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Designing & Printing Tips

Good Design Practice:
  1. Make sure your part has a large enough base to properly adhere to the bed of the printer.
  2. Avoid overhangs as much as possible. Bridging is okay, as long as it only occurs over a short distance.
  3. Design knowing that this printing process is inherently imperfect, such that no print will come out exactly like the design file, and that multiple prints of the same part does not guarantee that each of those prints will be exactly the same.
  4. Do not wait until the last minute to print, as prints take a long time.
  5. Design your part to be printable in an efficient manner (i.e. minimize height, bridge as little as possible, etc.).
  6. 100% infill is never needed in this class, it's just a waste of material and print time. Leave the default settings unless you know exactly what you're doing.
  7. The nature of additive printing is that different 'axes' of the print have different strengths and weaknesses. Keep this in mind:
    • The printer's xy accuracy is relatively high, and definitely higher than the z accuracy. That is, holes designed on the xy-plane will be more accurate than those designed in the yz- and zx-planes.
    • In addition, there is no guarantee that the height of the part (z axis) will be exactly as defined--expect it to be off by up to 5%.
    • Layers can be separated from each other easier than layer components from each other. Example: A rod printed vertically will be easier to break than a rod printed horizontally. That being said, for parts bigger than .5 inches, this is usually not of much concern.
    • The taller the part, the longer the print time. A part that is only horizontally big will not take too long simply because of the infill. Parts that are vertically challenged, however, can take a very long time to print.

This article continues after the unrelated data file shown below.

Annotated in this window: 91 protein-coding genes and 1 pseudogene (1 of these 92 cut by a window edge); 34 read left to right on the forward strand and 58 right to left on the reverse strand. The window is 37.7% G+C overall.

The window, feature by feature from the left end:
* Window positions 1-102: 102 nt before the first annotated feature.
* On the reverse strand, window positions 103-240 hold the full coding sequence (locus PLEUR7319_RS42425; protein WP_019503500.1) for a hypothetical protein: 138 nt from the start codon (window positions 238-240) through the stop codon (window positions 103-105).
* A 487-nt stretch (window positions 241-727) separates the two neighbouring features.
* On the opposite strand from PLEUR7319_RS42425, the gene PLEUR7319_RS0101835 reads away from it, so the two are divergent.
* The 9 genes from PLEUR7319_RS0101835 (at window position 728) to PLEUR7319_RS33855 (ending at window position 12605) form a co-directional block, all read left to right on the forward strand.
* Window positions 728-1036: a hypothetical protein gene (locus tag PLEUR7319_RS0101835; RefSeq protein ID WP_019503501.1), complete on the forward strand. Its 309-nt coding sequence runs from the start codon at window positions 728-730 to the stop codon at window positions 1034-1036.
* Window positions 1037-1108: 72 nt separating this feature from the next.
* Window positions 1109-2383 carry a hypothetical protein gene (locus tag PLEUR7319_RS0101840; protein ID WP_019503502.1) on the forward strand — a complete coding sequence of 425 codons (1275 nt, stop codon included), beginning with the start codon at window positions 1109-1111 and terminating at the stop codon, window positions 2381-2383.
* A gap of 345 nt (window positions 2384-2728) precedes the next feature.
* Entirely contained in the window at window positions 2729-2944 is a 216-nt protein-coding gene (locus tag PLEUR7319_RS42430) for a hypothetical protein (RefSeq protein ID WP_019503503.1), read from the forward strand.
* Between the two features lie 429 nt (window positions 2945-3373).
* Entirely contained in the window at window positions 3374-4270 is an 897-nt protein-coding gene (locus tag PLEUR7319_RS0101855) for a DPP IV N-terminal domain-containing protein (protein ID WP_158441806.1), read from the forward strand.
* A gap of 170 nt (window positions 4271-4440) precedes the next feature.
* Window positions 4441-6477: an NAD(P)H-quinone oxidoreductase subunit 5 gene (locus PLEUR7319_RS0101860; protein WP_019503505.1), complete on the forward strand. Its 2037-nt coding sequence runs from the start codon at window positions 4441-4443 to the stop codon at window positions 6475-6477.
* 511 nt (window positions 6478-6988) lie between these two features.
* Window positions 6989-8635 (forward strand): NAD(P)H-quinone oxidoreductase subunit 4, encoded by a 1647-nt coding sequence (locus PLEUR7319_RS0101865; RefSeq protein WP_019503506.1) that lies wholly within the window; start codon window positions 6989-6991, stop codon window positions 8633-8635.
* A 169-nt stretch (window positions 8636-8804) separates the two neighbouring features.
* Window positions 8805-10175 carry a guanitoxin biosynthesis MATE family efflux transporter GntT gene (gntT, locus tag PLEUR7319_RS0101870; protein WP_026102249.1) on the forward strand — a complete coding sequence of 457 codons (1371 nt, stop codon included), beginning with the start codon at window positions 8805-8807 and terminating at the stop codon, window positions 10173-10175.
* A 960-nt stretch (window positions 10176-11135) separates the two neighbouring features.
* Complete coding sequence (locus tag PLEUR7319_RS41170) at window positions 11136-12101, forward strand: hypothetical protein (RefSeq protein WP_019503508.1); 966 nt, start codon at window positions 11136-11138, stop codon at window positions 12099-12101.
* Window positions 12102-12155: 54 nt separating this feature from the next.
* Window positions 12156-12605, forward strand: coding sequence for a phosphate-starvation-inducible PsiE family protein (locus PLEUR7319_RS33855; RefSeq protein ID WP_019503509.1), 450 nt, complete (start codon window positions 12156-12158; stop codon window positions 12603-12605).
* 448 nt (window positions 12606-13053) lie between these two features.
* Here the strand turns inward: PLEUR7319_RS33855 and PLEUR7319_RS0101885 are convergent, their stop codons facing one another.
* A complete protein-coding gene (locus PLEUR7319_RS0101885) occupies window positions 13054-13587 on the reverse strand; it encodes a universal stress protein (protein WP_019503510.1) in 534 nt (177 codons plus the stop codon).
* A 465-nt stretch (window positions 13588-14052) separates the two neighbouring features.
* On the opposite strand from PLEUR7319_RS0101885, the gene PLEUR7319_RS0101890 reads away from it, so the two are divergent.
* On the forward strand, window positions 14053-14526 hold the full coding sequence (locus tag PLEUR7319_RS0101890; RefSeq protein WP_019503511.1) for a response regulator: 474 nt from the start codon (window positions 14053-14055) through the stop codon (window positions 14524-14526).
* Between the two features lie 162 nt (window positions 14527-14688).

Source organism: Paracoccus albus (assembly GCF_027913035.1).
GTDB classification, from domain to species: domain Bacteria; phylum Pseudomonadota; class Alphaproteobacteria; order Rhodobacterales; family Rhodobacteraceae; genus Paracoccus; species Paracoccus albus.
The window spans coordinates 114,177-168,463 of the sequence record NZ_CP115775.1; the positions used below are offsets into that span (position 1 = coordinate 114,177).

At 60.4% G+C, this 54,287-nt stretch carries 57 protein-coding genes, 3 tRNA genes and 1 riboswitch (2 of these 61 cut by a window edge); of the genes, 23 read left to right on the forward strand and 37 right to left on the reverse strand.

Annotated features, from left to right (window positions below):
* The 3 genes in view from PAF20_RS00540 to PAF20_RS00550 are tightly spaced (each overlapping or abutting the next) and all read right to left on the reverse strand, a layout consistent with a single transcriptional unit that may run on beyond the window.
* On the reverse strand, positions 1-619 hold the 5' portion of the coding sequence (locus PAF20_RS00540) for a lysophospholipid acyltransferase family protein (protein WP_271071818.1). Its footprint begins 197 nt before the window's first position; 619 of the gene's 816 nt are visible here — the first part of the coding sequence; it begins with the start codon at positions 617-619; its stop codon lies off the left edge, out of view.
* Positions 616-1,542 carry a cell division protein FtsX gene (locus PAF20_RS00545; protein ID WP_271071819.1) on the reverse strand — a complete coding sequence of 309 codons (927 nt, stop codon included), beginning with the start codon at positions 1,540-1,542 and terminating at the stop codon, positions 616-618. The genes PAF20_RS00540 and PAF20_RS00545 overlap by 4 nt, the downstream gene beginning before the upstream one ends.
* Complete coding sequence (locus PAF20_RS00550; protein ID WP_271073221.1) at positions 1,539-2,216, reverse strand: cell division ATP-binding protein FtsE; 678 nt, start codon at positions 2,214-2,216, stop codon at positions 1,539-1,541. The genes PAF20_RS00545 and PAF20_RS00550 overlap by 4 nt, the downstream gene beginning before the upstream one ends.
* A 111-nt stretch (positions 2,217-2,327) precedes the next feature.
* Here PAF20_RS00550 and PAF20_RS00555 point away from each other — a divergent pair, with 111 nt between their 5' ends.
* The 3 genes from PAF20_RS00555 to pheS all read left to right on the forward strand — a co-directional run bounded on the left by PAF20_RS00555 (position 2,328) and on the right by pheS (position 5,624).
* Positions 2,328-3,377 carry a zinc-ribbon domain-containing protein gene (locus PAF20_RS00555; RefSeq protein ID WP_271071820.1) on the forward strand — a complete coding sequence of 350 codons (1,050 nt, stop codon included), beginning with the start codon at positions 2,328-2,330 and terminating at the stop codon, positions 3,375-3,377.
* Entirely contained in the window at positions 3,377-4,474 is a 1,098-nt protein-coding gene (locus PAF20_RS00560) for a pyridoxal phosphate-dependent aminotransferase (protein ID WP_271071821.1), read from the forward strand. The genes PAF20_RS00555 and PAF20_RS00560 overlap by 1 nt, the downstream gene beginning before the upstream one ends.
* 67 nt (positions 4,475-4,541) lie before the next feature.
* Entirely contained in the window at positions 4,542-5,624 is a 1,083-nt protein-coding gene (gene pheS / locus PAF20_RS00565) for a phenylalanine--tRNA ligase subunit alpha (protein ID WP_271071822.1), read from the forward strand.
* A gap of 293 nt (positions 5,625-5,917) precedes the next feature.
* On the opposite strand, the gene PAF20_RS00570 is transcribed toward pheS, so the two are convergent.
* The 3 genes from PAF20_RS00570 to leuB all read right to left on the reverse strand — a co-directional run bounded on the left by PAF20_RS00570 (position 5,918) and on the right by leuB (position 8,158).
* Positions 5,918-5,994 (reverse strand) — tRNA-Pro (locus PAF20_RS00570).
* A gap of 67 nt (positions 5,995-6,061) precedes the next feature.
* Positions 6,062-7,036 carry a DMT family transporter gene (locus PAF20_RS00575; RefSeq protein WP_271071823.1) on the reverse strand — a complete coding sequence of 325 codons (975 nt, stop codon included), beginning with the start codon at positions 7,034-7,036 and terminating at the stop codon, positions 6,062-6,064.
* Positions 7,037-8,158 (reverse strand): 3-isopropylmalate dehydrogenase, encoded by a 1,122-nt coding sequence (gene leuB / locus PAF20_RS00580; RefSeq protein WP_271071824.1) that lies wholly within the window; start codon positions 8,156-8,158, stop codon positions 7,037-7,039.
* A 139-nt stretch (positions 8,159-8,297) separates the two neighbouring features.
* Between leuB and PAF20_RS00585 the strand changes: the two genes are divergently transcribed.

8. Even if you don't think your part needs support, it is worth checking the support setting and viewing the file preview, just to check and see where it was planning to add that support, so you can design better in the future.
  9. There is zero reason to place holes throughout printed parts for weight reduction, as printed parts are already basically hollow, and adding holes actually just adds more shell, and thus more weight. 
  10. CAD all of your holes in before you print, as holes cannot be added to the finished part. Because of the nature of infill, even if a hole is successfully made, it will not be stable.




3D Printing Tips:
Parts must stick to platform: You must design the part such that it has enough surface area to stick to the build plate. If your part does not stick well, it will break loose mid print! As a rule of thumb, ensure that at least 1 square inch contacts the build platform.


Overhangs will not print (well): You will not be able to print parts that have significant overhangs. Depending on the size and shape of the overhang, parts may still be printed successfully. However, overhangs should be avoided. As a rule of thumb, do not exceed 45 degree overhangs, and "unsupported overhangs" more than 1in. Again, overhangs should be avoided as much as possible.








Features will be imperfect: You may have to file, drill, sand, a part to get it to work. Holes tend to print smaller.



Prints will take a LONG time: Due to the nature of additive manufacturing, long print times are inevitable. You should only print parts that are difficult/impossible to make otherwise. It would be foolish to spend 2 hours printing a flat plate when the lasercamm can cut it in 2 minutes.

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